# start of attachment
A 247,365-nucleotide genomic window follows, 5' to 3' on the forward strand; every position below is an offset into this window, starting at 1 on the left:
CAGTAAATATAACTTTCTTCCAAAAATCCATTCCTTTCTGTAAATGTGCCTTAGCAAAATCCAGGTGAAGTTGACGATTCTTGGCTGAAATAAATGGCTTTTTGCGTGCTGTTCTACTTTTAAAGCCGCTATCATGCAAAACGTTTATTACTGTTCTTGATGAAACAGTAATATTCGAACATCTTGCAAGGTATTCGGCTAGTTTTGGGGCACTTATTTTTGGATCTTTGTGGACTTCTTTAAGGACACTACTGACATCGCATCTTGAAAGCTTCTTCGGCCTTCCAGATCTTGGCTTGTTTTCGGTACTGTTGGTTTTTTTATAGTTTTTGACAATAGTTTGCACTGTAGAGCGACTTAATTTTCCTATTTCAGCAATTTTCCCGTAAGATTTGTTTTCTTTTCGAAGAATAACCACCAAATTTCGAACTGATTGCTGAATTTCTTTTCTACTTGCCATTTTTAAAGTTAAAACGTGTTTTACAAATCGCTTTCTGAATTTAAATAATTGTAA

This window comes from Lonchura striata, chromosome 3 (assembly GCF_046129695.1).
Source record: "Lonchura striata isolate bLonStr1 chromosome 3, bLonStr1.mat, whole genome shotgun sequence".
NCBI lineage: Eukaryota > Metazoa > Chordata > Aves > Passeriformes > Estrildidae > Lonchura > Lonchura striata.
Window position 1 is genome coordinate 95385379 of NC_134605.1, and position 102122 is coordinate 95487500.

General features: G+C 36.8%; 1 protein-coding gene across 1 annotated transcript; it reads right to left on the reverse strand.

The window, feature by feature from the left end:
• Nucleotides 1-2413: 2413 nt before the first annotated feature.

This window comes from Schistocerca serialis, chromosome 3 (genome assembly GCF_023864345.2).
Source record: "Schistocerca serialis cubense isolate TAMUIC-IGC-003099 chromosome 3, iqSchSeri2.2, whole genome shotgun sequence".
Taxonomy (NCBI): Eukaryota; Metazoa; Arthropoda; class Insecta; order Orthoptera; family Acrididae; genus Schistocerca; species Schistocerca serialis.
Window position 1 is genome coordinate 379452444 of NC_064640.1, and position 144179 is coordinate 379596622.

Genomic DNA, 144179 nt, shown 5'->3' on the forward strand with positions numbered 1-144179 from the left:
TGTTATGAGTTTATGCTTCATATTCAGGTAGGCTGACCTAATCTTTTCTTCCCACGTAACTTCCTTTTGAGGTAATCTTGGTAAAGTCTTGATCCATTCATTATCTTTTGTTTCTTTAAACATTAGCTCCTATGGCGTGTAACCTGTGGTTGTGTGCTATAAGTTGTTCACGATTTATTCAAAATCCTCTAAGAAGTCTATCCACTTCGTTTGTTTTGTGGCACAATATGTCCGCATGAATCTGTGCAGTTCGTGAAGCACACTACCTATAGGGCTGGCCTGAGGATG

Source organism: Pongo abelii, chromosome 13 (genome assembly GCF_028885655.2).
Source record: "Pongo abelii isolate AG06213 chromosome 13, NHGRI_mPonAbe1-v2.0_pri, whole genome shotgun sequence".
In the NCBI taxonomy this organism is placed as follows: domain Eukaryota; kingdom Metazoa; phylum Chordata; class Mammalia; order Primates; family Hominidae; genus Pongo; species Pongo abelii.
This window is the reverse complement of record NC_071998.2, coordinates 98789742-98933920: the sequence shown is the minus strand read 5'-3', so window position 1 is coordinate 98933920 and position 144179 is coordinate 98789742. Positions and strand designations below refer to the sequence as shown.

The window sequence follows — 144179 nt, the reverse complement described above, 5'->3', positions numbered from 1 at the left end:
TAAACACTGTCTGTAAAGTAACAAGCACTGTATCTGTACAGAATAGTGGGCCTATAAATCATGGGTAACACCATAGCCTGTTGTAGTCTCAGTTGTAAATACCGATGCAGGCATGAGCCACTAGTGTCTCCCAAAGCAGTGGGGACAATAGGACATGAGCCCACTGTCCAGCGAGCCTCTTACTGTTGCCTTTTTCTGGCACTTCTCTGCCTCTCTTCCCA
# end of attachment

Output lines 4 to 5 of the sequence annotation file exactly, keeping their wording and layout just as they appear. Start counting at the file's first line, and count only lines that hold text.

Source record: "Lonchura striata isolate bLonStr1 chromosome 3, bLonStr1.mat, whole genome shotgun sequence".
NCBI lineage: Eukaryota > Metazoa > Chordata > Aves > Passeriformes > Estrildidae > Lonchura > Lonchura striata.